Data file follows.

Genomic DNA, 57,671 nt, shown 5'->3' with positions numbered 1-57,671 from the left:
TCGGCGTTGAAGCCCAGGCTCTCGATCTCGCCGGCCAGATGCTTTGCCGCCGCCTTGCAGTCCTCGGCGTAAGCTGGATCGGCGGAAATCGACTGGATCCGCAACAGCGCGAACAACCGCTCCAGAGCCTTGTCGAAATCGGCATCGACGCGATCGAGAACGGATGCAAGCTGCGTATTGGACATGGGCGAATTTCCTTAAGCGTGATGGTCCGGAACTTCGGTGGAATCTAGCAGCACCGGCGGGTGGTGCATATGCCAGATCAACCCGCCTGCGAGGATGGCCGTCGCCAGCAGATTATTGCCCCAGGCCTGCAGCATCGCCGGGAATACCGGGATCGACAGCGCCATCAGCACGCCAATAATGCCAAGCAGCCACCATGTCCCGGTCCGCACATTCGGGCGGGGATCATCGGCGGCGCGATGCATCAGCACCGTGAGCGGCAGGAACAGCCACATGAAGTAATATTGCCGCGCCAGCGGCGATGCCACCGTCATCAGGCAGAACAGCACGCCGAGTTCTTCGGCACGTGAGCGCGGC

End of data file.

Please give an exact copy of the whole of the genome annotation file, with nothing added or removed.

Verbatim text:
Genomic DNA, 57,671 nt, shown 5'->3' with positions numbered 1-57,671 from the left:
TCGGCGTTGAAGCCCAGGCTCTCGATCTCGCCGGCCAGATGCTTTGCCGCCGCCTTGCAGTCCTCGGCGTAAGCTGGATCGGCGGAAATCGACTGGATCCGCAACAGCGCGAACAACCGCTCCAGAGCCTTGTCGAAATCGGCATCGACGCGATCGAGAACGGATGCAAGCTGCGTATTGGACATGGGCGAATTTCCTTAAGCGTGATGGTCCGGAACTTCGGTGGAATCTAGCAGCACCGGCGGGTGGTGCATATGCCAGATCAACCCGCCTGCGAGGATGGCCGTCGCCAGCAGATTATTGCCCCAGGCCTGCAGCATCGCCGGGAATACCGGGATCGACAGCGCCATCAGCACGCCAATAATGCCAAGCAGCCACCATGTCCCGGTCCGCACATTCGGGCGGGGATCATCGGCGGCGCGATGCATCAGCACCGTGAGCGGCAGGAACAGCCACATGAAGTAATATTGCCGCGCCAGCGGCGATGCCACCGTCATCAGGCAGAACAGCACGCCGAGTTCTTCGGCACGTGAGCGCGGC